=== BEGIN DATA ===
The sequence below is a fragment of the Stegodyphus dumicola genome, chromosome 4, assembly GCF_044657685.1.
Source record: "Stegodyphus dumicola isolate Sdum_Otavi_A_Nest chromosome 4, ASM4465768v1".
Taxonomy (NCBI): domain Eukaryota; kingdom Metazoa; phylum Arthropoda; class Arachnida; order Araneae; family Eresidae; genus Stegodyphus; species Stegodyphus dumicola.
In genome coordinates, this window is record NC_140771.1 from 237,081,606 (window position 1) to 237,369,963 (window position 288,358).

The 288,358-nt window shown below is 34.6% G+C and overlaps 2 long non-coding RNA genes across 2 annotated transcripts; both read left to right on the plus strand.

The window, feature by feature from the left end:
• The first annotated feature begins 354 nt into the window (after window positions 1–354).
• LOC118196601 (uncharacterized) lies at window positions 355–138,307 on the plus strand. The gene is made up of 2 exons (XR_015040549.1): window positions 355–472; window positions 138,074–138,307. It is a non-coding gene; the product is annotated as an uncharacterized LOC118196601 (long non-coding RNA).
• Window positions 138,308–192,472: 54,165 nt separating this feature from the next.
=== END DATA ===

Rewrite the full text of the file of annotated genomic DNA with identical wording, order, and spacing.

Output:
The sequence below is a fragment of the Stegodyphus dumicola genome, chromosome 4, assembly GCF_044657685.1.
Source record: "Stegodyphus dumicola isolate Sdum_Otavi_A_Nest chromosome 4, ASM4465768v1".
Taxonomy (NCBI): domain Eukaryota; kingdom Metazoa; phylum Arthropoda; class Arachnida; order Araneae; family Eresidae; genus Stegodyphus; species Stegodyphus dumicola.
In genome coordinates, this window is record NC_140771.1 from 237,081,606 (window position 1) to 237,369,963 (window position 288,358).

The 288,358-nt window shown below is 34.6% G+C and overlaps 2 long non-coding RNA genes across 2 annotated transcripts; both read left to right on the plus strand.

The window, feature by feature from the left end:
• The first annotated feature begins 354 nt into the window (after window positions 1–354).
• LOC118196601 (uncharacterized) lies at window positions 355–138,307 on the plus strand. The gene is made up of 2 exons (XR_015040549.1): window positions 355–472; window positions 138,074–138,307. It is a non-coding gene; the product is annotated as an uncharacterized LOC118196601 (long non-coding RNA).
• Window positions 138,308–192,472: 54,165 nt separating this feature from the next.